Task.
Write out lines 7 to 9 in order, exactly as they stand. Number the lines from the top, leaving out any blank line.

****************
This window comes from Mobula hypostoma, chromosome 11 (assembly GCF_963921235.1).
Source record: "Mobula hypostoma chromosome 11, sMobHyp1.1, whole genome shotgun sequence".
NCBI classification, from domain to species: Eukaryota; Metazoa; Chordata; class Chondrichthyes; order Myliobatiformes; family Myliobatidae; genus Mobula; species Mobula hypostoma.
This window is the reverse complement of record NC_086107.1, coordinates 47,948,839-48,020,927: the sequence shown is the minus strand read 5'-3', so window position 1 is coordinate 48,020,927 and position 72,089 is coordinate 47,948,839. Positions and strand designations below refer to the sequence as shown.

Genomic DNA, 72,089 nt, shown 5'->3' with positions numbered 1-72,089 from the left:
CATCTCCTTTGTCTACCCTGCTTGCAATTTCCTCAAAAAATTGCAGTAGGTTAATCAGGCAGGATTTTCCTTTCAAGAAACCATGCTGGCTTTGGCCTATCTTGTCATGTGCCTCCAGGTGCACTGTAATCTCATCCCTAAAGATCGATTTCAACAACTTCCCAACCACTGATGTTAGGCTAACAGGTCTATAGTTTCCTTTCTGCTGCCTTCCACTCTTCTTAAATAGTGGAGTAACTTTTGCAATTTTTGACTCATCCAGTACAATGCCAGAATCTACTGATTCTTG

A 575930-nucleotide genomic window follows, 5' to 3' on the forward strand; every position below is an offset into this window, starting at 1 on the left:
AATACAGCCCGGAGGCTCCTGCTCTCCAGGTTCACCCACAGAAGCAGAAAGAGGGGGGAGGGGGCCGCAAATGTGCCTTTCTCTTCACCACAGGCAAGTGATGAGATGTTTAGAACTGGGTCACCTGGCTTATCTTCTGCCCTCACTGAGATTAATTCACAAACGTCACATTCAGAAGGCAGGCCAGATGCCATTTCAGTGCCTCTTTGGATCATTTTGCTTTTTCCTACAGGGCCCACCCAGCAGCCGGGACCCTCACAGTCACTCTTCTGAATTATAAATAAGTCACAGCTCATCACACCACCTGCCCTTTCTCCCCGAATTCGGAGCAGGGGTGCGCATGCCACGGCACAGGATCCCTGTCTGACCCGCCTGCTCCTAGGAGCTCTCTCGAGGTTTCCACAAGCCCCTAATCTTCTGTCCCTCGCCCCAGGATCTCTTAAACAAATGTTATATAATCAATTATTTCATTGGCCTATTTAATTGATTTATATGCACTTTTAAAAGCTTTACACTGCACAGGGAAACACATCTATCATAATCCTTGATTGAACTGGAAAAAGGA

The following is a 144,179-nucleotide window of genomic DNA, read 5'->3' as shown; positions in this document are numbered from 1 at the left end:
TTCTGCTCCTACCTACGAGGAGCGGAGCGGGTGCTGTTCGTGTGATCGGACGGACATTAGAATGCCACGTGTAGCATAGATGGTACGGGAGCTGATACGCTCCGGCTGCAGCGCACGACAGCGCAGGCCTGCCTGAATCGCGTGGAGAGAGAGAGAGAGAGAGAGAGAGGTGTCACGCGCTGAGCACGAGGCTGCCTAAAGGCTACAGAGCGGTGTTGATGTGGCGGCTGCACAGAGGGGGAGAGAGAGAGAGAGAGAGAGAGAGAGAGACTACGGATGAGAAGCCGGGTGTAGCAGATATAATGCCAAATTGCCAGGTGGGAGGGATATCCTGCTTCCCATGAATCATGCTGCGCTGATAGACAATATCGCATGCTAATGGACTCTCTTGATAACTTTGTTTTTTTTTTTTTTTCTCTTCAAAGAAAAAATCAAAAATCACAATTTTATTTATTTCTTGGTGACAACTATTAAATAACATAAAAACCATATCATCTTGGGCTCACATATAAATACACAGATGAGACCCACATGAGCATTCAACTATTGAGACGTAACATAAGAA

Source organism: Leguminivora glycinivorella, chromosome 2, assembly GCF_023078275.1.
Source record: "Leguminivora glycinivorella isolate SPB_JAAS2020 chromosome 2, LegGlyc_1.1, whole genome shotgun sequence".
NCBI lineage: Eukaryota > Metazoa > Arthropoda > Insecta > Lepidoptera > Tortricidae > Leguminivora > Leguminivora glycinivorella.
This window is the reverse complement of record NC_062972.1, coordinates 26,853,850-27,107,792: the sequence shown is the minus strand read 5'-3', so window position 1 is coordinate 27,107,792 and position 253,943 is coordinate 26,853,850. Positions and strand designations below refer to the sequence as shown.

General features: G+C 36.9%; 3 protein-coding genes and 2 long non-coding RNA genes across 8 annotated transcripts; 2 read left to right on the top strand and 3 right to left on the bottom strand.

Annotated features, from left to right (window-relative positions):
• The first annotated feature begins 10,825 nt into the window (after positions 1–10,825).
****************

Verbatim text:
A 575930-nucleotide genomic window follows, 5' to 3' on the forward strand; every position below is an offset into this window, starting at 1 on the left:
AATACAGCCCGGAGGCTCCTGCTCTCCAGGTTCACCCACAGAAGCAGAAAGAGGGGGGAGGGGGCCGCAAATGTGCCTTTCTCTTCACCACAGGCAAGTGATGAGATGTTTAGAACTGGGTCACCTGGCTTATCTTCTGCCCTCACTGAGATTAATTCACAAACGTCACATTCAGAAGGCAGGCCAGATGCCATTTCAGTGCCTCTTTGGATCATTTTGCTTTTTCCTACAGGGCCCACCCAGCAGCCGGGACCCTCACAGTCACTCTTCTGAATTATAAATAAGTCACAGCTCATCACACCACCTGCCCTTTCTCCCCGAATTCGGAGCAGGGGTGCGCATGCCACGGCACAGGATCCCTGTCTGACCCGCCTGCTCCTAGGAGCTCTCTCGAGGTTTCCACAAGCCCCTAATCTTCTGTCCCTCGCCCCAGGATCTCTTAAACAAATGTTATATAATCAATTATTTCATTGGCCTATTTAATTGATTTATATGCACTTTTAAAAGCTTTACACTGCACAGGGAAACACATCTATCATAATCCTTGATTGAACTGGAAAAAGGA

The following is a 144,179-nucleotide window of genomic DNA, read 5'->3' as shown; positions in this document are numbered from 1 at the left end: